Assessing The Effects of Transparency Laws on Different Political Actors: Transparency is a cornerstone of democratic governance because it allows the public to monitor governmental activity and see which private interests influence the state. Governments worldwide take strides in developing regulations to ensure transparency in governance, as have intergovernmental organisations such as the Organisation for Economic Cooperation and Development (OECD), the European Union (EU), the World Bank, and the Council of Europe. Having more transparency policies developed means that citizens are more likely to have increased knowledge and trust in governments claiming to be ‘transparent'The aim that guides this project includes the development of a public policy-oriented approach to the study of transparency through the policy evaluation of the effects of different transparency laws on the behaviour and attitudes of different political actors. To this end, we first surveyed 1,700 politically active interest groups in Ireland to explore the effects of transparency on the lobbying profession. Secondly, we collected data on the way journalists use transparency portals thus acting as mediators of transparency. Finally, we conducted a survey experiment on a nationally-representative sample of 1,800 participants (Republic of Ireland) to explore the effects of transparency on political trust and perceived corruption. Gizem Arikan, Raj Chari and Liam Kneafsey at TCD are collaborators on this project. The project is supported by the Irish Research Council (GOIPD/2018/52). More information about the project is available at: https://sites.google.com/view/michelecrepazcom/home/projects/effects-of-transparency-laws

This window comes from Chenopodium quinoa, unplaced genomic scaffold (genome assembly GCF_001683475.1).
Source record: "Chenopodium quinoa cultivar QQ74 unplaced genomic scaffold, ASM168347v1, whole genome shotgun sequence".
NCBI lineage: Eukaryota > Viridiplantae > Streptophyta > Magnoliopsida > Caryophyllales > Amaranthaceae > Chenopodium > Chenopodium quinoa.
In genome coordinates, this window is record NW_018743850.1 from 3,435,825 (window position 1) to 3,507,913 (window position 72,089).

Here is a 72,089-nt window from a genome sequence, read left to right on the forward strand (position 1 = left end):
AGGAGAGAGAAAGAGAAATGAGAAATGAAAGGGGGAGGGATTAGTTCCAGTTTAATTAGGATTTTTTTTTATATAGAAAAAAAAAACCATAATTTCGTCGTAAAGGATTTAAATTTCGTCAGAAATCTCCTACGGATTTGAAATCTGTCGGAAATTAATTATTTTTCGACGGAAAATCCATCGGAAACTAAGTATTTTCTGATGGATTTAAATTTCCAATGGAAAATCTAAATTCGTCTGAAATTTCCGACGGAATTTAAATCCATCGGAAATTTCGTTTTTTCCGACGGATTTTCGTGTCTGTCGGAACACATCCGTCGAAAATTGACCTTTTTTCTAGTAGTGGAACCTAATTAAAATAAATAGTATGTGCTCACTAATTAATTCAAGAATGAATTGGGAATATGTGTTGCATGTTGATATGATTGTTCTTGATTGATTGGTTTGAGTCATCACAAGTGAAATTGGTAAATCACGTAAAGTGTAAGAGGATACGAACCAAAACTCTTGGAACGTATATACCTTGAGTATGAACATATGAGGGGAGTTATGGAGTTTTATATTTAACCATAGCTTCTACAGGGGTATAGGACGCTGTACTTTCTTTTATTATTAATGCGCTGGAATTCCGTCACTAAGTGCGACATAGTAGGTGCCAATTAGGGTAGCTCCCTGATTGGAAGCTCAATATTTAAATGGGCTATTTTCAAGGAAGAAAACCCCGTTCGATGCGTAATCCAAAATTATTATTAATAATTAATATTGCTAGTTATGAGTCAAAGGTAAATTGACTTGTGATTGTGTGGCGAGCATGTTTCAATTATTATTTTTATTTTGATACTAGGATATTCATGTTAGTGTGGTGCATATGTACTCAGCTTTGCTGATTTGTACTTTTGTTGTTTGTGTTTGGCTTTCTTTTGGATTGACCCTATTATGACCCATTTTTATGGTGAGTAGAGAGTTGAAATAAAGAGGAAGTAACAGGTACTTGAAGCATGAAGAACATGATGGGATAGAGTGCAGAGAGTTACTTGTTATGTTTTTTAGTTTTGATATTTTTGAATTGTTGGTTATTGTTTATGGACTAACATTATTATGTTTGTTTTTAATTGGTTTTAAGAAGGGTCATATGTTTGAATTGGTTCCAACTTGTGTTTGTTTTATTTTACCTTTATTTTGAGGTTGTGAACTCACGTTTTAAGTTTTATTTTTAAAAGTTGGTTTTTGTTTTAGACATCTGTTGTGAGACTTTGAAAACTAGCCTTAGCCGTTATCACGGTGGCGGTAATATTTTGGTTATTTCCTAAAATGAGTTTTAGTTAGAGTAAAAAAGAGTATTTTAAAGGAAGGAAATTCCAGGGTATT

PolAds Lab Ireland: In advance of the 2020 Irish general election, Fianna Fáil leader Micheál Martin claimed the Irish public does not “respond well to negative campaigning” (The Irish Times). Such remarks on the inefficacy of negative campaigning are quite common in Irish politics. However, this hypothesis remains empirically untested in Ireland and this paper aims to fill this gap. Our research question is simple – is negative campaign messaging effective in Ireland? Or does it create a ‘boomerang effect’ in which the producer of the message faces a backlash? This project uses the newly available archive of Facebook political ads to inform a survey experiment design that tests the effects of negative political messages on Irish voters. To understand the impact of such negative campaigning, our analyses estimate both within- and between-group treatment effects on vote preferences. Our team as so far carried out pilots with politics students at TCD and NUIG. This project is conducted in collaboration with Liam Kneafsey (TCD) and Alan Duggan (University of Nottingham).